FATE Foundation held her 4th Policy Dialogue Series on Entrepreneurship on the 5th of July 2018 at the Transcorp Hilton Hotel, F.C.T Abuja, Nigeria. The program  which was fully attended by key stakeholders in the  Nigerian Entrepreneurship Financial Literacy space started at 10:00am and ended at 1.00pm.

The theme was “Building Sustainable Businesses: – The Case for Deepening Financial Literacy” and our Keynote Speaker and Special Guest of Honour was in the person of Hajiya Aisha Abubakar, Honourable Minister of State for Industry, Trade and Investment. The panelists were:

  • Arabi Muhammed Turkur, Managing Director/CEO, Abuja Enterprise Agency (AEA),
  • Modupe Ladipo, Former Chairman, Enhancing Financial Innovation & Access (EFInA),
  • Thomas Isibor, Country Head, Association of Chartered Certificated Accountants (ACCA) Nigeria,
  • Temitope Akin- Fadeyi, Head, Financial Inclusion Secretariat, Central Bank of Nigeria
  • Simi Nwogugu, Executive Director, Junior Achievement Nigeria (JAN) who moderated the panel discussions.

The opening address was given by Mr. M.K Ahmad, Director, FATE Foundation and Chairman, Skye Bank. He noted that the Annual Policy Dialogue Series on Entrepreneurship programme by FATE Foundation launched in 2015 brings together policy stakeholders within the Nigerian Entrepreneurship space to discuss research findings on key entrepreneurship issues that impact entrepreneurs directly. Mr. Ahmad stated that the focus area for this year was chosen because from research and experience with entrepreneurs, most entrepreneurs, particularly Micro, Small and Medium Enterprises (MSMEs) in Nigeria struggle with financial literacy education which embodies having the right financial data, insight and knowledge to start, grow and scale sustainable businesses

Mrs. Adenike Adeyemi, the Executive Director of FATE Foundation gave a presentation on key findings from the “2018 MSME Financial Literacy Survey”. She spoke on the approach & methodology for the financial literacy survey noting that the survey was carried out among 6,500 MSMEs across Nigeria, 65 BDSPs and Financial Literacy Educators/Support.  The research team also held stakeholder sessions with key regulatory agencies/bodies. Data review and analysis was conducted by Budgit and technical review and recommendations by ACCA.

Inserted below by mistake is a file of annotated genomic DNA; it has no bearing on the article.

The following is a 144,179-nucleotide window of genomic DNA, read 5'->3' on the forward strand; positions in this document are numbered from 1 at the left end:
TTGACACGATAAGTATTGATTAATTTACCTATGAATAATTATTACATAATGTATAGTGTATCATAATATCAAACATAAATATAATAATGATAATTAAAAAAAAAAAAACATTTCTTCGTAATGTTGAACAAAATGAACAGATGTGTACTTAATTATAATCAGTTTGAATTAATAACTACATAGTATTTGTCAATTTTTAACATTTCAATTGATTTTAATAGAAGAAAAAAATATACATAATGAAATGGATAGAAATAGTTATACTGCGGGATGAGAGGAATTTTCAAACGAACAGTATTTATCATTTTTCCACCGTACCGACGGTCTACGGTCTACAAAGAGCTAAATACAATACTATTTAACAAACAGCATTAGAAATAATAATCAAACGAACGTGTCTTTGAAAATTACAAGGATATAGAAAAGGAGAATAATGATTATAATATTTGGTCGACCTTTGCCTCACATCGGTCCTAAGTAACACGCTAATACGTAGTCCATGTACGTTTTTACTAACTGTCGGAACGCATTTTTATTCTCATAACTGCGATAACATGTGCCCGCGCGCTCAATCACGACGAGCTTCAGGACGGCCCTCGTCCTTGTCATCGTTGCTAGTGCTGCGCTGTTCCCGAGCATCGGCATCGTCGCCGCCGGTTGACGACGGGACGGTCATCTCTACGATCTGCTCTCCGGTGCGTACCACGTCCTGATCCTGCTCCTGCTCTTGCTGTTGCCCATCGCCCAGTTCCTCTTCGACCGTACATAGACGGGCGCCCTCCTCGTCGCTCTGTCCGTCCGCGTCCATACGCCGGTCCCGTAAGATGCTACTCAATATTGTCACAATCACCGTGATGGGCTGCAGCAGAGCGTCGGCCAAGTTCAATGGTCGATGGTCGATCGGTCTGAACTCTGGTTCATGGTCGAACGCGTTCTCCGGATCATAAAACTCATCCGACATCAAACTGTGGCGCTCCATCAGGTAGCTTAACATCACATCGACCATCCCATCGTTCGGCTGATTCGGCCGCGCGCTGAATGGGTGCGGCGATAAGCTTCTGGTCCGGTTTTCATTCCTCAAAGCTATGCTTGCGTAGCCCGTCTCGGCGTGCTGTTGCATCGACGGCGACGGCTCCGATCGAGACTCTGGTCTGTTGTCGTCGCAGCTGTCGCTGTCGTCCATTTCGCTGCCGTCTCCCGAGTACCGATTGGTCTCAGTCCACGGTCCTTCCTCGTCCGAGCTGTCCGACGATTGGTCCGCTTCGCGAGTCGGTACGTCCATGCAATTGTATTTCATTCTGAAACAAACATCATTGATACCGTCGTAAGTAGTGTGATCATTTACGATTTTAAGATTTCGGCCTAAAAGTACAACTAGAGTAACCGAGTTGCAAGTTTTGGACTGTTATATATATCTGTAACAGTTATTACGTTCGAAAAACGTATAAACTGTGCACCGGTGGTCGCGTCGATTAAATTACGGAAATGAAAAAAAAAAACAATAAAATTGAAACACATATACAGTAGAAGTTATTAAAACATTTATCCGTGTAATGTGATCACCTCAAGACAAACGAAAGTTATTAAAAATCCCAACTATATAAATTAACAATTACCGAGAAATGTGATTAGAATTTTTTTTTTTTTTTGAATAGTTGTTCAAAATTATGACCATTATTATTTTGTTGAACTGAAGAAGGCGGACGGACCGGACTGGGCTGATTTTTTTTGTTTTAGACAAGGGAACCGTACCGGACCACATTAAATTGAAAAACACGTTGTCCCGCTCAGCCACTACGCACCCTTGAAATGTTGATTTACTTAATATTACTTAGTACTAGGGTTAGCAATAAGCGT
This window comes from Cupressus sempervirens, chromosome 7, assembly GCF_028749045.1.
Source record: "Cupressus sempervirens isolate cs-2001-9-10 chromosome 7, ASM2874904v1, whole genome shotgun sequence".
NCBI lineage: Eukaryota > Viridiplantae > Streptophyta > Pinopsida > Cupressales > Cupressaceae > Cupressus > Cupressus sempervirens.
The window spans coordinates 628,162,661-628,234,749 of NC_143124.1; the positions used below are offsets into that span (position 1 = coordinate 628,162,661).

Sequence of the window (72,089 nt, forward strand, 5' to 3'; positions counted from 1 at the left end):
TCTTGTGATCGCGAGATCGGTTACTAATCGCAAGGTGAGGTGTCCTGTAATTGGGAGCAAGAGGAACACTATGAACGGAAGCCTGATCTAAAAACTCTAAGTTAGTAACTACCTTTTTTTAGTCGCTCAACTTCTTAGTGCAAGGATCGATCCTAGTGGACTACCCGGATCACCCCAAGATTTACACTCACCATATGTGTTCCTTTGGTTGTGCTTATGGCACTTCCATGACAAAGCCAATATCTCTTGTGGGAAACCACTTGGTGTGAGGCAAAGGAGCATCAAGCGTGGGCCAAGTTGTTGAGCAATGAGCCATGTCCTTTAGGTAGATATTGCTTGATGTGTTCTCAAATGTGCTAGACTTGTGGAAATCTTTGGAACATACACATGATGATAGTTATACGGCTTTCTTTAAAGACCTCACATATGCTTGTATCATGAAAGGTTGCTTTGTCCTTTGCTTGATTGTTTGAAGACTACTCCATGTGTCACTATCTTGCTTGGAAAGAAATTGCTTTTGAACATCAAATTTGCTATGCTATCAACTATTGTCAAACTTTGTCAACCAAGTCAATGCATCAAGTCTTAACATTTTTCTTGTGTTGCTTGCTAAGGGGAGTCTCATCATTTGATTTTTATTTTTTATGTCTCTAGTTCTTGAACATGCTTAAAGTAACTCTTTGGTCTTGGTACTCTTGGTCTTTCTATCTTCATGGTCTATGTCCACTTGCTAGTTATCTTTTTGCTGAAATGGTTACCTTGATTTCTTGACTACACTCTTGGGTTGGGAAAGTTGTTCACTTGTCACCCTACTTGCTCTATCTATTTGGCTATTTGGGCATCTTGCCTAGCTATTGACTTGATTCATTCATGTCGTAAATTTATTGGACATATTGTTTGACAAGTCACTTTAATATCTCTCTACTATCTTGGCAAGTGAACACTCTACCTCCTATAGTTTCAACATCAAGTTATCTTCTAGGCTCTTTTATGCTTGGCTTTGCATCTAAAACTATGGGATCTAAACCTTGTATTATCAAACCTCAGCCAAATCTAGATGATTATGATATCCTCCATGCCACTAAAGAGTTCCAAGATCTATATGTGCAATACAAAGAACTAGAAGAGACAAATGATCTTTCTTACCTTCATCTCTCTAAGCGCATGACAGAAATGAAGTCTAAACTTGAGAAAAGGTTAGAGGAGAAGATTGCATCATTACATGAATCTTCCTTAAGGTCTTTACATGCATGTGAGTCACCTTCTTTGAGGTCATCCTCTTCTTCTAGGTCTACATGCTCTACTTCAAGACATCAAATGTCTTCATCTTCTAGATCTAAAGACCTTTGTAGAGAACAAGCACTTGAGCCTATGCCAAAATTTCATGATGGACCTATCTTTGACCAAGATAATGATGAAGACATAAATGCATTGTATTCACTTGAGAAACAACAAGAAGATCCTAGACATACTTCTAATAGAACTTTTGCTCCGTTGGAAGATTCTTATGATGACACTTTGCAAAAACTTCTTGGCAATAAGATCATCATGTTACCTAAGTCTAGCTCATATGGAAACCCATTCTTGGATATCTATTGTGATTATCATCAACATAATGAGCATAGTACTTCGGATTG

Some of the insights shared from the Survey include:

  • 71% of the surveyed MSMEs are Micro enterprises out of which 51% of them were not registered with Corporate Affairs Commission (CAC).
  • 70% of the surveyed MSMEs had never taken a financial literacy course or been part of an entrepreneurship training.
  • There was an increase from 30% to 55% in the percentage of entrepreneurs who kept record after the financial literacy sessions/courses.
  • 70% of entrepreneurs handled their business finance management activities on their own.
  • About 34% of the respondents made use of tech tools / software for financial reporting activities in their businesses.
  • 44% claimed to have better understanding of their business and felt more confident as a business person after they gained financial literacy knowledge.
  • 57% of entrepreneurs were able to handle their business finance themselves after their financial literacy session/courses.
  • 44% of entrepreneurs who have acquired financial literacy knowledge would take another course to further improve the financial/accounting aspects of their business.
  • In summary, many Nigerian MSME entrepreneurs lack the financial literacy skills to build and sustain their businesses; and entrepreneurs who have attended financial literacy training have benefited from doing so and applied what they learnt by improving record keeping and financial planning

The key note address was delivered by Hajiya Aisha Abubakar, who stated the need to acknowledge the important role financial literacy plays in building sustainable businesses in Nigeria as well as in providing an enabling environment for MSMEs. The Honourable Minister also stated that as part of the progressive steps towards achieving full economic recovery in the country, several initiatives have been put in place such as the Presidential Enabling Business Environment Council (PEBEC), which focuses on creating an enabling business and socio-economic atmosphere for doing business in Nigeria.

She established that financial literacy is globally recognized as a factor of economic and financial stability and development of MSMEs for performance and also stated that financially literate entrepreneurs are more likely to better manage their businesses than those that are not financially literate.